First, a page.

Keto and Other Diets

  • To follow a strict ketogenic diet, you will need to consume no more than 20 net carbohydrates a day (most Americans eat closer to 300). While no foods are off-limits, many ketoers choose not to eat sugar, bread, and grains. Their carbs come instead from whole foods like vegetables. Proteins are also consumed, but healthy fats make up much of the meal plans.
  • The paleo diet is meant to mimic the diet of early humans, which did not include refined sugars, grains, and dairy. The idea is that the foods of our early ancestors—protein, vegetables, and fruits—provided all the necessary nutrients and energy. The sugars, grains, and dairy we consume today are linked to food allergies and intolerances, as well as the increase in celiac disease, diabetes, and lactose intolerance, among other ailments.
  • While the paleo diet can often be ketogenic, the ketogenic diet is not necessarily paleo. The keto diet doesn’t preclude certain foods—you simply won’t want to waste your carbs on them. The goal of the keto diet is only to stay in ketosis, so any of these foods at low levels likely won’t kick you out. These same principles apply to the recipes in this book. You won’t find any grains or sugars here, but you’ll find plenty of dairy—delicious, wonderful dairy. However, if you’re going the paleo route, keep an eye out for my “Make it paleo” tips, which are provided wherever possible.
  • Following are some of the best ways to stay in ketosis and get the most out of your ketogenic experience. These tips will help you survive what’s known as “keto flu.” During your first few days, or up to a week, of ketosis, you may feel a bit tired, sluggish, and dizzy as your body adjusts to producing and burning ketones as energy instead of carbohydrates. (In the Atkins diet, this period is known as “induction.”)
  • Too many carbs and you won’t burn fat. Too much protein and it won’t burn off if you don’t use it. Not enough fat and you won’t be full. All these problems add up to less energy. The recommended ratio allows for a whole food approach to ketosis that includes alkalizing green veggies, which break down the acids in meat.
  • Electrolytes are the minerals in our blood that keep us hydrated and keep our nerves and muscles working properly in balance. By producing ketones, you’ll be flushing out more electrolytes than usual. This means you should increase your salt intake while following keto because your body won’t hang onto sodium like it used to. Most ketoers do this by drinking chicken broth or bouillon daily, especially in the first few weeks of ketosis while the body is adjusting. If you feel achy in the first week on keto while going through carbohydrate withdrawal, bouillon helps. Many ketoers use magnesium supplements as well.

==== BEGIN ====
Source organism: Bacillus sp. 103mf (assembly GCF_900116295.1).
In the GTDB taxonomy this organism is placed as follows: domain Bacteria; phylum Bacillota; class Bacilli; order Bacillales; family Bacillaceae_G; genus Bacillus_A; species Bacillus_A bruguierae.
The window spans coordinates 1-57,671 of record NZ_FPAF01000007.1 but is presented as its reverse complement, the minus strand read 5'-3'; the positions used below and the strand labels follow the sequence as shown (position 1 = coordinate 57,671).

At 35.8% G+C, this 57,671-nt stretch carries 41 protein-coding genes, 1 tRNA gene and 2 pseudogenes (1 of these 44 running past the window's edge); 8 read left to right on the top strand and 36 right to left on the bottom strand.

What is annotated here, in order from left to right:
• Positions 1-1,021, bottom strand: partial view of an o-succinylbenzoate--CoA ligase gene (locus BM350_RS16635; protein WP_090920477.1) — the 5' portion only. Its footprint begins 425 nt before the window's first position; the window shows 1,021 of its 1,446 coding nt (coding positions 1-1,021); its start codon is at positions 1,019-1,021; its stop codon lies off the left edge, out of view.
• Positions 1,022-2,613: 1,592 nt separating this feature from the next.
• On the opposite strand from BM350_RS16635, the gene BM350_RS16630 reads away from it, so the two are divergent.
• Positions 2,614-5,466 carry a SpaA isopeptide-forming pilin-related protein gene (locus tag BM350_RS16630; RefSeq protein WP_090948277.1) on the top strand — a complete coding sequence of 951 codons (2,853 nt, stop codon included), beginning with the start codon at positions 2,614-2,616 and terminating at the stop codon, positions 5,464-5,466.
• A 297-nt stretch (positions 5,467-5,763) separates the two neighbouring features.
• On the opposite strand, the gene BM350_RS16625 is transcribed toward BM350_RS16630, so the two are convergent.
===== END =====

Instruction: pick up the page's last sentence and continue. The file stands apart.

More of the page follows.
• Drinking water is one of those things that everyone tells you to do, and you don’t take it seriously until you end up with a kidney stone! I promise that drinking two to three liters of water every day will make your body feel clean, full, and hydrated; keep your bowels moving; and help you lose weight faster if that’s what you’re ketoing for.
  • Measuring what you eat turns any diet into a game. Use apps like MyFitnessPal to track your meals and measure your macros at the end of the day. There’s also an app called Quip you can use to make shopping lists. It includes check marks that allow you to reuse your shopping list every week.
  • Don’t try to do a low-calorie ketogenic diet, or you’ll end up without any fuel. Fat is your new fuel. Without it, you’ll not only be hungry, but you also won’t lose weight. Many ketoers eat 1,800 calories or more per day, and I find that eating less actually makes me stop losing weight. But don’t overindulge, either. You won’t likely lose weight eating 5,000 calories a day. The good news is that you won’t be hungry enough to eat that much anyway!
  • Fat has become a dirty word in our society. But there are plenty of good fats out there. Cook everything in ghee, which is lactose- and casein-free clarified butter, high in anti-inflammatory omega-3 fatty acids. For times when you run out of this magical golden buttery oil, keep a backup of coconut oil and olive oil. Avoid processed oils like vegetable, sunflower seed, soybean, and corn—they are high in inflammatory omega-6s, which in turn destroy the healthy omega-3s in your body.
  • I’m not trying to go all crunchy granola on you, but now that your diet is exchanging highly refined carbohydrates for mostly fats and proteins, you’ll want to pay extra-special attention to the quality of those ingredients. I’ll identify such ingredients in most of the recipes, and I recommend you buy them if your budget allows.
  • If you check the label of most low-carb products, unless they’re also paleo products, you’ll be shocked at their ingredients, such as unpronounceable chemical additives. You can control what goes into your body by making your own meals and sticking to whole foods.